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Old 02-11-2011, 12:54   #1
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Yet Another HAM vs Marine SSB Question

I hesitate to post this because I'm sure it has all been covered in the past, but I can't really find answers to my specific questions.

Some background: There are no HF systems presently on our boat. Unless I win the Powerball tonight we will likely only coastal cruise for the next 6 years, but I think it would be fun to learn how to use, become familiar with and play with whatever system I get. I'm not currently HAM licenced, but wouldn't mind the process. I understand a marine SSB can be opened up to HAM freq's, but HAM radios may not use the Marine SSB channels except in emergencies. I wouldn't be using anything for "commerical interests".

My question is really why go Marine SSB instead of HAM? I understand marine SSB has Sailmail, but HAM has Winlink. I think that Marine SSB has a farther range, but again I am coastal cruising for the foreseeable future. I know some nets are HAM and some are marine SSB. Are you allowed to listen-only on the marine SSB nets? Can't you still get weatherfax on HAM? I understand that marine SSB's can be more user-friendly to novices. Also I read here on CF that they are more voltage-tolerant. Are there any other advantages to Marine SSB?

Specifically, I'm looking at something middle of the road like a used ICOM 706 w/ used tuner, maybe a used Pactor modem if I see one cheap but again wouldn't need it for a while except to play around.

By the way, thanks for all the previous posts on HF. I've learned a lot from many of you.

Thanks,

Frank
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Old 02-11-2011, 13:26   #2
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Re: Yet another HAM vs. Marine SSB question.

Hi, Frank...

Well, you've got it mostly right. Except for the distance thing: ham and marine SSB are exactly the same technology, and both use a number of bands capable of very long distances. In fact, when 10 meters ham opens up with the emerging sunspot cycle -- as it did a few days ago -- ham radio will have a slight edge in distance. But it's insignificant.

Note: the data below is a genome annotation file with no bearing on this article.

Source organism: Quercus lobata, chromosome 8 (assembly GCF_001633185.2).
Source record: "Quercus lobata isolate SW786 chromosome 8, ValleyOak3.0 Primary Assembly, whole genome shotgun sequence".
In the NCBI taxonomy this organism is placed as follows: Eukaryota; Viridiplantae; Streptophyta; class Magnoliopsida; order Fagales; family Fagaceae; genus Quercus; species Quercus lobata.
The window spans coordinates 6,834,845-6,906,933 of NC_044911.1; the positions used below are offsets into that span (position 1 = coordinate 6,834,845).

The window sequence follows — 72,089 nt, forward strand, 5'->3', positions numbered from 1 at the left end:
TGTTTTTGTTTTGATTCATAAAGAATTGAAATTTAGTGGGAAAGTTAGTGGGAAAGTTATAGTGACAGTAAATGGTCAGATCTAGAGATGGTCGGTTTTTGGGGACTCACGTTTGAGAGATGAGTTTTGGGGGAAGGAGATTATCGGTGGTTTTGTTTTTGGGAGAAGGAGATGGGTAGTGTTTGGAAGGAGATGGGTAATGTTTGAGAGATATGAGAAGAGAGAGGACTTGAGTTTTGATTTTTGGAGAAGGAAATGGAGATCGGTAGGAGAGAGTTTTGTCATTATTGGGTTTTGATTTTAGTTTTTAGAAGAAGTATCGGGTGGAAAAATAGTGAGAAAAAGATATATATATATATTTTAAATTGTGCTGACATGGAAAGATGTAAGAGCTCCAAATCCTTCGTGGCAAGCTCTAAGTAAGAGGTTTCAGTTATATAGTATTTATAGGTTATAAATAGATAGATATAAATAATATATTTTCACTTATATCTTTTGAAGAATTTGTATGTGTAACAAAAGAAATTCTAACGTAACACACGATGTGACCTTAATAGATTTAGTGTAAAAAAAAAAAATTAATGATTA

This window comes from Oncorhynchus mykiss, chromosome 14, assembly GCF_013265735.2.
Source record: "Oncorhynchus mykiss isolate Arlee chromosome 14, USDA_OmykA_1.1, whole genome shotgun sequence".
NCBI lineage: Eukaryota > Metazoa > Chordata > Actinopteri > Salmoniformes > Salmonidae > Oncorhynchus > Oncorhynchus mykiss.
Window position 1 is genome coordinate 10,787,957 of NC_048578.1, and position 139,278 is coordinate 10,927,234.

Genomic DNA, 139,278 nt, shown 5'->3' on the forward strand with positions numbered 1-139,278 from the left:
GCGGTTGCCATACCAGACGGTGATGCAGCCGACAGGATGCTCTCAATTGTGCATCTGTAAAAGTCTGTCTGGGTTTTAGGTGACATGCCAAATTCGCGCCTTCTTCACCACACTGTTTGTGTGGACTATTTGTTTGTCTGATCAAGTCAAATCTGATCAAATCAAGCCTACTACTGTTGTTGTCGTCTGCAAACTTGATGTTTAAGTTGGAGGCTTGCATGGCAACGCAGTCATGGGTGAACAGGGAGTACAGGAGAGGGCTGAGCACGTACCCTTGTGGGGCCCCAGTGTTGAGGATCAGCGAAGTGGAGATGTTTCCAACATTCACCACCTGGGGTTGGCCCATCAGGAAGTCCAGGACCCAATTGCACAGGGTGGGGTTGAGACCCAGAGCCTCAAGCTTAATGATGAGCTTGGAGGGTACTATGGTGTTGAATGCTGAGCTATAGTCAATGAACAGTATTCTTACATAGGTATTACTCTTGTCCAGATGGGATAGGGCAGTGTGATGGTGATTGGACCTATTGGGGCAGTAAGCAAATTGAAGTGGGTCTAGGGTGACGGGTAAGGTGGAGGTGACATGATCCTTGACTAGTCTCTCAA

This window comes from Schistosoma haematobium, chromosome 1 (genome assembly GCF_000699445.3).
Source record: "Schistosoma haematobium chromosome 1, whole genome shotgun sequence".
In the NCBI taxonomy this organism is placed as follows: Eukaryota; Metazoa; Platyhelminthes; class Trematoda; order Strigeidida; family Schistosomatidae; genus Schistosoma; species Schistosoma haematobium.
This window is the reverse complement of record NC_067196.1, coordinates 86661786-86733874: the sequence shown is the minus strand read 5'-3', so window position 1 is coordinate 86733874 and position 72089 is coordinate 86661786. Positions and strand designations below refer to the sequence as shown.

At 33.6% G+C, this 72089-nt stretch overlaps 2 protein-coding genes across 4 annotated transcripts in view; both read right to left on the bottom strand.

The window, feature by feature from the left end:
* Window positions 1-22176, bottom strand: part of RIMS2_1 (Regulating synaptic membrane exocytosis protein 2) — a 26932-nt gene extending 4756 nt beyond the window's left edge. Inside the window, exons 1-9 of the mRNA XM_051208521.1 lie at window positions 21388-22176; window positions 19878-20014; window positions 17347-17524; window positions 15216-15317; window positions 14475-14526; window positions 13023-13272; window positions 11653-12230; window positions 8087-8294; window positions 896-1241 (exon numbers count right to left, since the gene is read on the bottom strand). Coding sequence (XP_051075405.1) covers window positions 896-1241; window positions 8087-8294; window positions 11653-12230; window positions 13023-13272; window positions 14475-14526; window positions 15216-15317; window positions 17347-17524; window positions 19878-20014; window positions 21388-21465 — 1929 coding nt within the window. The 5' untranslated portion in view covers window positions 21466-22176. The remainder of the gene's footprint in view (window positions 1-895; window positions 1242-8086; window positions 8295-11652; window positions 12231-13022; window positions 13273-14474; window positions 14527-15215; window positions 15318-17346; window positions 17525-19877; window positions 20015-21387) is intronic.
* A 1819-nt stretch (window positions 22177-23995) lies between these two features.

Yes, marine radios are generally more tolerant of lower voltages. They are easier to use. They have great audio, both receive and transmit, and voice quality often exceeds that of many ham rigs. They also have better supression of spurious emissions, so cause less "splatter" on the bands.

Marine radios are not necessarily built better than ham rigs to withstand the marine environment, witness the very expensive Icom M802 which doesn't even make an attempt to be splashproof much less waterproof.

Generally marine radios output about 150 watts PEP, while ham rigs output generally about 100 watts. The difference of 50 watts output is rarely if ever significant, amounting to less than half an S-unit on receive.

Some marine radios are better adapted to ham use than others, though most any can be made to transmit on the ham bands. Among the better ones for both ham and marine use are the Icom M-802, the Yaesu System 600, the Kenwood TKM-707, and a handful of others. If you're mostly going to operate on fixed net frequencies -- as contrasted with tuning up and down the bands to see what's going on -- then any marine radio will be just fine.

Ham radios have a lot more adjustments -- knobs and dials. Some of these are actually helpful, but they can make the radios quite intimidating for novices and non-radio people.

If you want or need to do email, then there are only a couple of marine radios which fit the bill: the 802 and the System 600. Others can be made to work, but require additional effort and sometimes modification.